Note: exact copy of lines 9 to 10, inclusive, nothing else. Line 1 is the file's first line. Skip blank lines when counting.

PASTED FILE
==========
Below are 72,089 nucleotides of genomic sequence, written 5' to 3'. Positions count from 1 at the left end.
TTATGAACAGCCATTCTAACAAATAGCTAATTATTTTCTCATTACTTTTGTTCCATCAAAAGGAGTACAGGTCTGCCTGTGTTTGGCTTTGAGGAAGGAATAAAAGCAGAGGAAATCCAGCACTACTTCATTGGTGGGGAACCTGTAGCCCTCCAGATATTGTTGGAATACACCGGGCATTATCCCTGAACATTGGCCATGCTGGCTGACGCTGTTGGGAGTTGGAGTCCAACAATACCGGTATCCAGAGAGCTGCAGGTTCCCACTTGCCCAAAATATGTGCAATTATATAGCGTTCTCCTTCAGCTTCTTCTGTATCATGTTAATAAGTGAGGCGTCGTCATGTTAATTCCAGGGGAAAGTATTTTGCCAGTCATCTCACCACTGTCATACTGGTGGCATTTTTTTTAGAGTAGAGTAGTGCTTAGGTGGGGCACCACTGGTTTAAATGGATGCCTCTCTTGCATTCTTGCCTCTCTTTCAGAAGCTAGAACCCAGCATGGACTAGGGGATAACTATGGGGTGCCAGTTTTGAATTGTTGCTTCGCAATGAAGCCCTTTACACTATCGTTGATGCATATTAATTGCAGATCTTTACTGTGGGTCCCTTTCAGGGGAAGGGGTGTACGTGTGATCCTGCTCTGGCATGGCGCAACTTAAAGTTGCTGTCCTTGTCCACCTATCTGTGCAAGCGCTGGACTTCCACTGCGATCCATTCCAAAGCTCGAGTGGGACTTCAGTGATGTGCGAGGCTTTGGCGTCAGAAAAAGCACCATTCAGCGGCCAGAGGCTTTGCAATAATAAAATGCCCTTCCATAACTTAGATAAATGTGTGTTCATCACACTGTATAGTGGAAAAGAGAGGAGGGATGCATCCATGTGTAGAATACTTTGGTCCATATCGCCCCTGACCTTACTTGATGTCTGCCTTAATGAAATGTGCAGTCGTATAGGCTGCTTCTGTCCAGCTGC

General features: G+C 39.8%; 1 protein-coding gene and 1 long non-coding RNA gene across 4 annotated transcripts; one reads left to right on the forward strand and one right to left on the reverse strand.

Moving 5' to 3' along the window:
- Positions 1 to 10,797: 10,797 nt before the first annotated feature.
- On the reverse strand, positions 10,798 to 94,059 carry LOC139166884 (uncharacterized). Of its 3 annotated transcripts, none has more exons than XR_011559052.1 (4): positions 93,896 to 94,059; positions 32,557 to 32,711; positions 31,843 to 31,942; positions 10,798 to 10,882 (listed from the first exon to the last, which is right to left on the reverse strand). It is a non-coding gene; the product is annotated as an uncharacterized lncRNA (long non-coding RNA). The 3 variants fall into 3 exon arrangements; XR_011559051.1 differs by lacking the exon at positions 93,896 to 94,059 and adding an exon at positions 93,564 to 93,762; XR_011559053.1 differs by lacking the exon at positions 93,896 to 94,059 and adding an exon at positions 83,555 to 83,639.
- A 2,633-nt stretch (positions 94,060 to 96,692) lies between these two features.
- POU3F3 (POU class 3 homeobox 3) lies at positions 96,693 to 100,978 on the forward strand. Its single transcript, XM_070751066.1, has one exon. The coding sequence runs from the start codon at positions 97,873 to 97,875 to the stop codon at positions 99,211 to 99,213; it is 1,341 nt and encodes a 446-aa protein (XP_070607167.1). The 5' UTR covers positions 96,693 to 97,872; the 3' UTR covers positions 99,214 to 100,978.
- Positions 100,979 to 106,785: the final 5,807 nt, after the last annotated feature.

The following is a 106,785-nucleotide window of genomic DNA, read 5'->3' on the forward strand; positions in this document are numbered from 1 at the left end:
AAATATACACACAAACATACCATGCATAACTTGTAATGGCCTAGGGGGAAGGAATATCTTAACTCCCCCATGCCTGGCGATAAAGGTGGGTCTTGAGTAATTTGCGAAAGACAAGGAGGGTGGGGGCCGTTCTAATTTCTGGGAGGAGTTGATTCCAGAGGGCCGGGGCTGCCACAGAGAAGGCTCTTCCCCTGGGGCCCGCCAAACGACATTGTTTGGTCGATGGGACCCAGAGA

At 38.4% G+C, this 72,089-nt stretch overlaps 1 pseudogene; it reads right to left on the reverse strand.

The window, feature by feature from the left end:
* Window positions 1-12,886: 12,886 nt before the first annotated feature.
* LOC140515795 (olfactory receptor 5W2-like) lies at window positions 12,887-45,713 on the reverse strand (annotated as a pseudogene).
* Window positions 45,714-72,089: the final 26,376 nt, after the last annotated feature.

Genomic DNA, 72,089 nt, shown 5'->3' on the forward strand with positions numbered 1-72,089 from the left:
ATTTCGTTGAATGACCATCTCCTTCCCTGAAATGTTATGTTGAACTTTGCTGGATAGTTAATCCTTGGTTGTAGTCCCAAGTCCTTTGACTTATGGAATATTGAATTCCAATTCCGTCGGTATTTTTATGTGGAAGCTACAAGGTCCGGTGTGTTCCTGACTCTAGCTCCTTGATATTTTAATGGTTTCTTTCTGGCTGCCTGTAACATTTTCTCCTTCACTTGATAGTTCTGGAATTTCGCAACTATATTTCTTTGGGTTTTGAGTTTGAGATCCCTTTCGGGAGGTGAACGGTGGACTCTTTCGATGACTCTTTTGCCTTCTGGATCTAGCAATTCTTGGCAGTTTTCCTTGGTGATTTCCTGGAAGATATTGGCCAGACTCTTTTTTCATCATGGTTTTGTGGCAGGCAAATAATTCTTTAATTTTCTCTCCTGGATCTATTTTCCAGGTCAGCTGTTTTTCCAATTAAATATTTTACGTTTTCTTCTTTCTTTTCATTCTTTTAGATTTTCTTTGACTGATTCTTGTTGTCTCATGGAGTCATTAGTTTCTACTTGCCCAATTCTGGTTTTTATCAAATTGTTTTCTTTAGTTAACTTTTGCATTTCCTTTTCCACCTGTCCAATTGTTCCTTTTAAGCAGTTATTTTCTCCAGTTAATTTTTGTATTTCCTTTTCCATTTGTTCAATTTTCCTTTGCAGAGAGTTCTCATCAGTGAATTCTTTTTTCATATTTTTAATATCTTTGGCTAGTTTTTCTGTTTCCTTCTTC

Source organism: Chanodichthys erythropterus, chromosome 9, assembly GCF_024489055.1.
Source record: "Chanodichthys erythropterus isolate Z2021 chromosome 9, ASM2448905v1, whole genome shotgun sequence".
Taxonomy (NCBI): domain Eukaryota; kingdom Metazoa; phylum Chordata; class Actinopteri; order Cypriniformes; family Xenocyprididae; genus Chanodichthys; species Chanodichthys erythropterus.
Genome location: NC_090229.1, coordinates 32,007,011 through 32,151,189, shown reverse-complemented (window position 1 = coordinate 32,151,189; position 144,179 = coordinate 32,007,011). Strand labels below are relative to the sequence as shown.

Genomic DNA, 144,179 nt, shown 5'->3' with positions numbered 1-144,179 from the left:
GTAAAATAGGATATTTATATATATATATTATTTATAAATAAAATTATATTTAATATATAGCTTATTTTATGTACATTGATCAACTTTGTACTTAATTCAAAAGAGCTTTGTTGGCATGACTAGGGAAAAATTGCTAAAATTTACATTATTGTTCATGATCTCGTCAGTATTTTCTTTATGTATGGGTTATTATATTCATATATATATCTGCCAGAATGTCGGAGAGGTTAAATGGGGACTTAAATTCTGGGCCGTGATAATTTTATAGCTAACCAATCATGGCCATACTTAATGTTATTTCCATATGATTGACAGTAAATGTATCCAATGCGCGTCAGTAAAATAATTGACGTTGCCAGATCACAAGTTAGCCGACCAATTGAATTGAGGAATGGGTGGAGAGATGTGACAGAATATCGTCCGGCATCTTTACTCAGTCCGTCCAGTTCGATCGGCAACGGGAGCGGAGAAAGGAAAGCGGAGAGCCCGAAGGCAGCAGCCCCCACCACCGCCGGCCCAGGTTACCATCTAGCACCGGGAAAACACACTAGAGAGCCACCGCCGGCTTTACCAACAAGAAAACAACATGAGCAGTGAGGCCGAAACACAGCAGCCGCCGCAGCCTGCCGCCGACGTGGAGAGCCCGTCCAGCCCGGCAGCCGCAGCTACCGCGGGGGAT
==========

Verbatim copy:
- Positions 100,979 to 106,785: the final 5,807 nt, after the last annotated feature.

The following is a 106,785-nucleotide window of genomic DNA, read 5'->3' on the forward strand; positions in this document are numbered from 1 at the left end: